Scattered All Over the Earth

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Scattered All Over the Earth


I was reading a book in which contemporary society was compared to a multitenant building. The tenants are not bound together by common ideals. While they share a desire to protect the building from fire, the inner sufferings of other tenants mean nothing to them. Nor do they care about equality or human rights. Basic principles the state once held in esteem have broken down, so that even if a neighbor is covered in urine and feces, as long as one’s own home doesn’t smell, one doesn’t interfere. This deterioration in the capacity for empathy is what keeps the multitenant building going. — p. 68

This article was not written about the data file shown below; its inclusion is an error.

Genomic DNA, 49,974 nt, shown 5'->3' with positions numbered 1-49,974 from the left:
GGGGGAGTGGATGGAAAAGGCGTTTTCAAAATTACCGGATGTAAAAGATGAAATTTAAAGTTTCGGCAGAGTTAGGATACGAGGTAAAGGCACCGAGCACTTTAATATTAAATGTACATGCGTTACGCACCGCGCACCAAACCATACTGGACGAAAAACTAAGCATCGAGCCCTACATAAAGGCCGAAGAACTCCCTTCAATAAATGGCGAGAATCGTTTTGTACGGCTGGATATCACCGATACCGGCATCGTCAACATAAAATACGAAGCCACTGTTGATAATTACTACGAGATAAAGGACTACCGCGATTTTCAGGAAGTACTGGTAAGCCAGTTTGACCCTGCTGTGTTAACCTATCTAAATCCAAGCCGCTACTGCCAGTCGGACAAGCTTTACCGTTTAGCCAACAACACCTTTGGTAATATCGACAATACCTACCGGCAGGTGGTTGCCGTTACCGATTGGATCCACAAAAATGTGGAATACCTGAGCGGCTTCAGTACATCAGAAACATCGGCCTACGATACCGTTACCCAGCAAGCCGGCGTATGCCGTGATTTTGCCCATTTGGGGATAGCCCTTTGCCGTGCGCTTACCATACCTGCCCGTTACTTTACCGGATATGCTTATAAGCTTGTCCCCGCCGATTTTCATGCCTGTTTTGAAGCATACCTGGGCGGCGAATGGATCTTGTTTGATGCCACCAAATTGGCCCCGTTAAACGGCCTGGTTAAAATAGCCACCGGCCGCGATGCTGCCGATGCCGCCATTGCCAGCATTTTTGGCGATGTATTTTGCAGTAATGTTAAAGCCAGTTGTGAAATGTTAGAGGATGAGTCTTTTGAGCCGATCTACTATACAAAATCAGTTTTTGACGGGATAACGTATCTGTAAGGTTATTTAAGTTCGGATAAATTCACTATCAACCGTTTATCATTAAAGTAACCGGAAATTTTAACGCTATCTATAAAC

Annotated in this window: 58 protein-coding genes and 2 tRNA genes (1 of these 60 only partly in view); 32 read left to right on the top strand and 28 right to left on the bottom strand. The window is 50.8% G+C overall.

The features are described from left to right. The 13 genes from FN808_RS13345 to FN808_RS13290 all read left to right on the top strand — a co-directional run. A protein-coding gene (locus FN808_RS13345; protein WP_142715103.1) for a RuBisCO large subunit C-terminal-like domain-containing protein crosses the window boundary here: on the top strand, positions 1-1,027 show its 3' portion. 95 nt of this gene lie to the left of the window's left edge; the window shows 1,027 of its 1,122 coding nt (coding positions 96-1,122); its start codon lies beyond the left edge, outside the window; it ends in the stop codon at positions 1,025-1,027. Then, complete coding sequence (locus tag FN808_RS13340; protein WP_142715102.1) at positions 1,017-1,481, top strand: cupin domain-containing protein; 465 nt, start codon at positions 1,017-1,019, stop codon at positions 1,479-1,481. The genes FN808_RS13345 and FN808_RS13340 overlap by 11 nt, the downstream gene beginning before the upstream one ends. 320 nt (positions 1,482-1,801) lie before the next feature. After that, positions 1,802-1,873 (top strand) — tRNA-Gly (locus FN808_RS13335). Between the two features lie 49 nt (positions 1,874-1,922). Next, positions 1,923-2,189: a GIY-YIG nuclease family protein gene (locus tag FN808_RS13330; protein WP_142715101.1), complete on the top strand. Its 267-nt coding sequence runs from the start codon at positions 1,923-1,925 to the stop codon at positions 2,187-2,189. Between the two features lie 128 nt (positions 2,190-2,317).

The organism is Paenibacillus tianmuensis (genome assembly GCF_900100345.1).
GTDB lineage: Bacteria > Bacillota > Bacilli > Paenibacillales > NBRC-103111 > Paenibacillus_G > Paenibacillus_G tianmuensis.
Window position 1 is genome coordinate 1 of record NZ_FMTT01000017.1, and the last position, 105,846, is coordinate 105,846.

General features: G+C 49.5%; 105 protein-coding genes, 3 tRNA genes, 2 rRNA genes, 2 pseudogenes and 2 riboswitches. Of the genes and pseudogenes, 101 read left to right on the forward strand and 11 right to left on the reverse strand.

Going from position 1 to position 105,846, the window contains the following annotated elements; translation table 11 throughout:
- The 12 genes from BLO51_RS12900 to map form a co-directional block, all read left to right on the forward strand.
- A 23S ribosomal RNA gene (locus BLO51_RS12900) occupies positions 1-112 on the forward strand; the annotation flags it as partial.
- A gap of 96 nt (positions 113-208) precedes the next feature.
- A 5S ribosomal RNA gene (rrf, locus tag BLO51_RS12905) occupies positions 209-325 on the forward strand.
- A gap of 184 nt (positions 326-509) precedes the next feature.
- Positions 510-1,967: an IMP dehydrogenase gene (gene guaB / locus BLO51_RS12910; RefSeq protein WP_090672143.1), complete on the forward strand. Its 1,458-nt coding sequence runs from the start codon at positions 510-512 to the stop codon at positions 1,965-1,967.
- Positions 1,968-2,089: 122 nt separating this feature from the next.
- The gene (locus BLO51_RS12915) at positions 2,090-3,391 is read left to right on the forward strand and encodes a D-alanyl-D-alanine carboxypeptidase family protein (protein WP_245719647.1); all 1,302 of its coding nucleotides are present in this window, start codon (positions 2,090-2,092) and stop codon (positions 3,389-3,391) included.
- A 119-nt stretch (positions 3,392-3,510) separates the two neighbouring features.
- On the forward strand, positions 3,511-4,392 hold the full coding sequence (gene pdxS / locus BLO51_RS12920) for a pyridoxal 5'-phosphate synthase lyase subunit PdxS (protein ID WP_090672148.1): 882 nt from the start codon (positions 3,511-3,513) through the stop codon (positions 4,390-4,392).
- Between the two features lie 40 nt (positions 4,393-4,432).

“You mean light can make you sick?”

“Well, in semidarkness you’re connected to the people around you in a vague sort of way. You share things, like being poor, and tired from working hard all day. But in very bright light each person is alone—I am me and you are you. And when they look in the mirror, they have to ask themselves, ‘Who am I?’ That may be all right for people who can lose themselves in the light, but I keep getting darker, year by year.” — p. 205